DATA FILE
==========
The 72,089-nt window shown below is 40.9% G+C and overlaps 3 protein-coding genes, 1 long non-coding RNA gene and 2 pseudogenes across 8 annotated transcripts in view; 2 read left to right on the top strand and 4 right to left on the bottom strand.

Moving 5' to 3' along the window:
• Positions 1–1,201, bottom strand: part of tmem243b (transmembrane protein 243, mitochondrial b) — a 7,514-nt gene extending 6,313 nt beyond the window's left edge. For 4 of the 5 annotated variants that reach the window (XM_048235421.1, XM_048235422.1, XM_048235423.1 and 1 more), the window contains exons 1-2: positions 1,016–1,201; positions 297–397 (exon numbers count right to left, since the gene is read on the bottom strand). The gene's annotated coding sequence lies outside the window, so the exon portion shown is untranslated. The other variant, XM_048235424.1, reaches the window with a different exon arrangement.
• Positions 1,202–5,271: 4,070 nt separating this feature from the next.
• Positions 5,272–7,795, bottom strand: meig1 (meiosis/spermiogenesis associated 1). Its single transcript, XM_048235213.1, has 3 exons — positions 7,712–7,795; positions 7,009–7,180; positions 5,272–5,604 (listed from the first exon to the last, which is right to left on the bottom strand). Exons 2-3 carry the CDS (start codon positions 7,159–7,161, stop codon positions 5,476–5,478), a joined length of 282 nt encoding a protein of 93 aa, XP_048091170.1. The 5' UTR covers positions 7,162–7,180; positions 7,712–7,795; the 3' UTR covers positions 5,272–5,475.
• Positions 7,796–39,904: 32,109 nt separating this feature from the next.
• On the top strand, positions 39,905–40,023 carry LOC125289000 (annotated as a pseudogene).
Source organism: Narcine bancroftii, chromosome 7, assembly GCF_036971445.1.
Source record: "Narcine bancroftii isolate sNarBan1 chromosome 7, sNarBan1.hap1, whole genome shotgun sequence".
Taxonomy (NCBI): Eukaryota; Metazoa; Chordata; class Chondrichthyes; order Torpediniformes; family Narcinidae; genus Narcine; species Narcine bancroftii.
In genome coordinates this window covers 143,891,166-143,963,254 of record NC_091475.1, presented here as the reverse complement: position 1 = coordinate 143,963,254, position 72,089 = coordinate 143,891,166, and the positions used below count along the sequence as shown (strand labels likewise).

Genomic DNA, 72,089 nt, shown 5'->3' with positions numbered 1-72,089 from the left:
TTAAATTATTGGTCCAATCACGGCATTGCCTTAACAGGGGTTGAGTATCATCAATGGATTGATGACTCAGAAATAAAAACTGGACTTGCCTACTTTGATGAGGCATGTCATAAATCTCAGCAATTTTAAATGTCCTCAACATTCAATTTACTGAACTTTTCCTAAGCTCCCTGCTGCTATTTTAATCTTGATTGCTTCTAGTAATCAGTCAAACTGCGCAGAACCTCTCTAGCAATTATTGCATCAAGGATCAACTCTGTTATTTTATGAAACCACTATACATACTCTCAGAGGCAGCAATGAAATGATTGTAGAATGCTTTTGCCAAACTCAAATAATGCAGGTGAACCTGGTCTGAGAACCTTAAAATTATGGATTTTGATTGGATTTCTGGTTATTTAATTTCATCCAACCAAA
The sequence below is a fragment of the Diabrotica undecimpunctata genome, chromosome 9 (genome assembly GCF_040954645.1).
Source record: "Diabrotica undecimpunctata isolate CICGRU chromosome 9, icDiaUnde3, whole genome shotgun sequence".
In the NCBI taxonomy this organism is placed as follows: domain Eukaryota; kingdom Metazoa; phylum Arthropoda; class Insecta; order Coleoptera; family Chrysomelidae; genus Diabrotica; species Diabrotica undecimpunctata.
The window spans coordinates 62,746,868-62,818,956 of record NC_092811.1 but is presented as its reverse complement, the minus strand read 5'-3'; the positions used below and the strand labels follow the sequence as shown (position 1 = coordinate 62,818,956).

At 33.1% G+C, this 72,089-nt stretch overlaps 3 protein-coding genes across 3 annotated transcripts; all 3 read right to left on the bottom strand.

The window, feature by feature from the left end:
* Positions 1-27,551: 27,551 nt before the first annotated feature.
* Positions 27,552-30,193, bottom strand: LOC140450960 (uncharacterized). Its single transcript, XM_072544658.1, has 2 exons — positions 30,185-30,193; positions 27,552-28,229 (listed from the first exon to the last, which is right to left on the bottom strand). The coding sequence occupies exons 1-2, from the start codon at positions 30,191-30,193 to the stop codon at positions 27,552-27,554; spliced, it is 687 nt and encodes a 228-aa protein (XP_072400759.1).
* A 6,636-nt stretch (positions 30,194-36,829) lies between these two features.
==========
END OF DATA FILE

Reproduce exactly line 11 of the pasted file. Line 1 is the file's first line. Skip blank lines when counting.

In genome coordinates this window covers 143,891,166-143,963,254 of record NC_091475.1, presented here as the reverse complement: position 1 = coordinate 143,963,254, position 72,089 = coordinate 143,891,166, and the positions used below count along the sequence as shown (strand labels likewise).